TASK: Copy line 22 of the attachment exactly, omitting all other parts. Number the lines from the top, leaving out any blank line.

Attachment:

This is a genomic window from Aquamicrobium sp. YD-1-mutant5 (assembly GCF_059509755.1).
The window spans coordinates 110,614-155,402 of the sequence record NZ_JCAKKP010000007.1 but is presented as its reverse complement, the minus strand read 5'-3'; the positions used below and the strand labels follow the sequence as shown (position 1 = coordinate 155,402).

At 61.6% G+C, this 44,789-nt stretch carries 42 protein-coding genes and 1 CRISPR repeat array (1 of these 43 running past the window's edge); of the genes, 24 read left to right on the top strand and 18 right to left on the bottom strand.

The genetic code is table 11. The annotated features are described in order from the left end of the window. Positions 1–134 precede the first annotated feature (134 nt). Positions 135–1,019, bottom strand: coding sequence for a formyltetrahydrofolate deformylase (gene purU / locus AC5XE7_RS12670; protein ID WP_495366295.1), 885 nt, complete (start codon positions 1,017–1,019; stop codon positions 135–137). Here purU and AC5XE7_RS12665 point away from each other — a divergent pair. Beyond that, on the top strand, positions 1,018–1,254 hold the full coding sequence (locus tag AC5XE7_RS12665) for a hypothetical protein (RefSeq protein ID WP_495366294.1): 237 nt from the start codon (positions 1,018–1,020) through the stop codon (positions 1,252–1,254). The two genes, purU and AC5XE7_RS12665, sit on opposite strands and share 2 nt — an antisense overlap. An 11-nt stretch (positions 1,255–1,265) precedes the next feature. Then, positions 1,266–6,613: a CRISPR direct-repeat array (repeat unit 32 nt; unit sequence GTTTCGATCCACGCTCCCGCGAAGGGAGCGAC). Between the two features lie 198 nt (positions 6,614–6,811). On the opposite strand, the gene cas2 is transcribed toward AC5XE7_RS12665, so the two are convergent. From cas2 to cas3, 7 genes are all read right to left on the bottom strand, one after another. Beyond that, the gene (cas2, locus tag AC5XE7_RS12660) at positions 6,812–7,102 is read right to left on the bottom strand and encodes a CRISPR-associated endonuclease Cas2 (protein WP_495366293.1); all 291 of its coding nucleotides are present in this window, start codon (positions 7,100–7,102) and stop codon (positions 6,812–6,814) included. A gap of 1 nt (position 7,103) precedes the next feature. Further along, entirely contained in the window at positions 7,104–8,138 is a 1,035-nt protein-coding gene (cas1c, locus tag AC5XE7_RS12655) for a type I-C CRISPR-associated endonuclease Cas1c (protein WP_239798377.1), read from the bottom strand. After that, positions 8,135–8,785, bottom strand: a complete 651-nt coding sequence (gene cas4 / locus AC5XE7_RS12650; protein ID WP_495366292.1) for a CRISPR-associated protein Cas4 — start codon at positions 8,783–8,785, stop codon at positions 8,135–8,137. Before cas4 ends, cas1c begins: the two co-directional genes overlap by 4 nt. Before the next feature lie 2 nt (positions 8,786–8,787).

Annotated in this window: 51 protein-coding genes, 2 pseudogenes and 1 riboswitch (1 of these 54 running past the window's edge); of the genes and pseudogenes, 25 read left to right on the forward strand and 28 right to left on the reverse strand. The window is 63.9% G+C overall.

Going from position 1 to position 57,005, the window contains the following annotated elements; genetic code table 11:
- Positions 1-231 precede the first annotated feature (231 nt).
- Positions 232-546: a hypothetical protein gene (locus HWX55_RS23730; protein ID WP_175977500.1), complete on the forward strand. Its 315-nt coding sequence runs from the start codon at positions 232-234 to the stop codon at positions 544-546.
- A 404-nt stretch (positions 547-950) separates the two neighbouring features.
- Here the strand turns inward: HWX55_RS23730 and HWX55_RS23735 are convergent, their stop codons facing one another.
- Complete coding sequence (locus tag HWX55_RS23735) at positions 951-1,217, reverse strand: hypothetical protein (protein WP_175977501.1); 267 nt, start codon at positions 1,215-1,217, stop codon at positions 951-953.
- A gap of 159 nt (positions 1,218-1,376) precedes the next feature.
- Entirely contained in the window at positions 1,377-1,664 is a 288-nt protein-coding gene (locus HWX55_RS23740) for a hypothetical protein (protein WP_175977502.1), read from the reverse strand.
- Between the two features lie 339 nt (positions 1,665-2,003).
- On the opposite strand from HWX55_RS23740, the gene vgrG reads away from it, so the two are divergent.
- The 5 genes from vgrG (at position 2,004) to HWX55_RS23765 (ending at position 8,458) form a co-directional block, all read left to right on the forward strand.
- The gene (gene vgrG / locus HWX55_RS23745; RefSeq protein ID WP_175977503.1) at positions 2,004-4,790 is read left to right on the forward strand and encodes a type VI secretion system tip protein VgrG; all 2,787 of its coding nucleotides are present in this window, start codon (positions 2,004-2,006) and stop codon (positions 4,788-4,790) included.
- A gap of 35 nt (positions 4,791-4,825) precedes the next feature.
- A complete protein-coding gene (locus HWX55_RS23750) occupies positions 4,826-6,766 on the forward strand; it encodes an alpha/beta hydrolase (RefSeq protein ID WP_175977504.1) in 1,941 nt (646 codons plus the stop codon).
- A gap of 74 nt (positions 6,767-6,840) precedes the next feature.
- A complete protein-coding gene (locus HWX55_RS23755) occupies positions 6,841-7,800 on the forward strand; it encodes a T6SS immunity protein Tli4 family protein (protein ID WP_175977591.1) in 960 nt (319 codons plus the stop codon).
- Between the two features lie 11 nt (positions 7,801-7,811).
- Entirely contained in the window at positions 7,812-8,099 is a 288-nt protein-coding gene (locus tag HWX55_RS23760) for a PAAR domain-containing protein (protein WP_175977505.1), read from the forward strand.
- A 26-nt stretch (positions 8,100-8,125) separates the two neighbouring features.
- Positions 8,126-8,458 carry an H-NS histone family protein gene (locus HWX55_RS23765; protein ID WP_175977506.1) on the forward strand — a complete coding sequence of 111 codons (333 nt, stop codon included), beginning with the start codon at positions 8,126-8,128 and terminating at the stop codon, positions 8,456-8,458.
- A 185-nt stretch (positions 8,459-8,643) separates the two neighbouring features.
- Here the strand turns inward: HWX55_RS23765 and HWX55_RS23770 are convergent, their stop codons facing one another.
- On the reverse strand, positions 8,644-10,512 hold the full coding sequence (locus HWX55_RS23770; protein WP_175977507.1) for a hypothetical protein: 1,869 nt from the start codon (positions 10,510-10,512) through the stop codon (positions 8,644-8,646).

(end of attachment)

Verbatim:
- Between the two features lie 11 nt (positions 7,801-7,811).